2. There are as many lovers, loves and relationship possibilities as there are stars in the sky.  Build a love without limits
  3. The pleasure is worth the pain, although the light and the dark are two sides of the same cannot be had without the other.  But never love less to protect yourself from heartache, love more to risk it all for the joy. 
  4. Time changes everything.  Don't look for that which is eternal, but seek that which will be continuously renewed.
  5. I will forever know nothing about love. 
"let it be your aim always to love more than the other"

Why I don't want a smartphone

I know, I know, I know...I work for a mobile phone software company - so surely I should have the latest whizziest most fabulous handset that hasn't even hit the market yet?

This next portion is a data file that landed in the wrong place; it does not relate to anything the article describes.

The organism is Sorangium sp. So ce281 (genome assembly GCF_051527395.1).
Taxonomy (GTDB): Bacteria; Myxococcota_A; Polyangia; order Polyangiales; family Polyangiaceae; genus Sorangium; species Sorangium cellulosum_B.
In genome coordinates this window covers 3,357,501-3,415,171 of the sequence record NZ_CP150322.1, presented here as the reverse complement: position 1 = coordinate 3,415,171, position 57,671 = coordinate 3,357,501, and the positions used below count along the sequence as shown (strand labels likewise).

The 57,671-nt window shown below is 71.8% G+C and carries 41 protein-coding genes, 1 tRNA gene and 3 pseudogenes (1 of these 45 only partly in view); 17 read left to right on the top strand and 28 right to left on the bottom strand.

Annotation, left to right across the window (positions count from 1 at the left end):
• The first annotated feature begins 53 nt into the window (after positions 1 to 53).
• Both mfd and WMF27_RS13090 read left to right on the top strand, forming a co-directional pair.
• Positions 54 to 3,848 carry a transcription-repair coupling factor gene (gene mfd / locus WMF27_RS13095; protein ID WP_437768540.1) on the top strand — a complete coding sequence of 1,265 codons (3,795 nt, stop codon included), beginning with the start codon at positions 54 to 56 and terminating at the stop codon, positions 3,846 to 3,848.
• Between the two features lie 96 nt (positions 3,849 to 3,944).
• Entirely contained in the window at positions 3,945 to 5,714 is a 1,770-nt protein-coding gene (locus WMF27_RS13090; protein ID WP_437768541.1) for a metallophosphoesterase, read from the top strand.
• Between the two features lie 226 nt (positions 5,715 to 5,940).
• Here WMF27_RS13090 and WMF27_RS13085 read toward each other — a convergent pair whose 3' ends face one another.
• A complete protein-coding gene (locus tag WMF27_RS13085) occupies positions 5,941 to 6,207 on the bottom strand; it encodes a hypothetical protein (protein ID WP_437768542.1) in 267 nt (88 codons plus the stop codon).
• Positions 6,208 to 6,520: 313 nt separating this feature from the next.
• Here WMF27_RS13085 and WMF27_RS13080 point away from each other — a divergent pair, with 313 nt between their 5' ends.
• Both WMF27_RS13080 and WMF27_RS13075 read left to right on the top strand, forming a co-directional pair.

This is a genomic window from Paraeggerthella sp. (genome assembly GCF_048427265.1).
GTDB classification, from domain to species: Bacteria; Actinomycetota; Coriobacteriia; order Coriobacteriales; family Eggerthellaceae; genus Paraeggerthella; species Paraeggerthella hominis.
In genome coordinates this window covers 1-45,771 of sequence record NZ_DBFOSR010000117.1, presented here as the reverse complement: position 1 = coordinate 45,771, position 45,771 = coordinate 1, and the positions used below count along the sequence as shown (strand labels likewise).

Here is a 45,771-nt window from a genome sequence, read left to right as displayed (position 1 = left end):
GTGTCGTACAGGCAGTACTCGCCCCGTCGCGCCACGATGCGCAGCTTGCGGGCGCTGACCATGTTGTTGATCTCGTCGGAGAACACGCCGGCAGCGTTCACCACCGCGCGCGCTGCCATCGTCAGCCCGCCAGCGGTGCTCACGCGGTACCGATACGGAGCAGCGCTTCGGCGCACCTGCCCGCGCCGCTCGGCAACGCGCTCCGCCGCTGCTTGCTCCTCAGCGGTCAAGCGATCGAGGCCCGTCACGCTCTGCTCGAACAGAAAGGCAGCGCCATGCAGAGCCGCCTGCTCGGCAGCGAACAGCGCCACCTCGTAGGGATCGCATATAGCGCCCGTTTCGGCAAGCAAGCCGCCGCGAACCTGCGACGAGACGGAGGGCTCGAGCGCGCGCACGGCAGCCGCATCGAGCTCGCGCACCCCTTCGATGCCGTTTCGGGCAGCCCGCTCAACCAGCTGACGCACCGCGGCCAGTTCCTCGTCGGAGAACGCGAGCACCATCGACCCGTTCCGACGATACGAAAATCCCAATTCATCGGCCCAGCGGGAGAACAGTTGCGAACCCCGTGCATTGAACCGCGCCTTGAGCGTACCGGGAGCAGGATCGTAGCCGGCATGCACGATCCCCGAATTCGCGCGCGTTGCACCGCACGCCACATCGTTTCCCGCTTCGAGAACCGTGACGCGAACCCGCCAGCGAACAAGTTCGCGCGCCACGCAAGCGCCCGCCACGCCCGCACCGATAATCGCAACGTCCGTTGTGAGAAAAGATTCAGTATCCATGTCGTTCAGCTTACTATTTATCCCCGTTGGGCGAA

Wrong.  I have a rubbish old Nokia, no internet, no GPS, no MP3 player...nothing.

Why?  Well until recently I told myself it was because all I ever used my phone for was calls and texts, so why spend money on an expensive contract to get internet and a flashy phone when I spend about £5 a month on the stuff I actually need to use the phone for.  This was a great logical reason for why I don't have a smartphone, but it doesn't explain why I don't want one.

And then I had to set an iPhone up with my email account etc so I could take it with me for a work meeting in London.  I loved it, email, Facebook, news, at my fingertips.  Constantly.  When I came home I kept hold of this phone for about a week because I loved having easy access to all this connectivity and social goodies.  Loved it.

But then it hit me.  This phone, with all of its' fancy features, was making me so disconnected.  I would walk around the house with it glued to my hand, completely oblivious to what was around me.  I would check the news in bed at night before I went to sleep, time I would usually spend snuggling with Sally dog.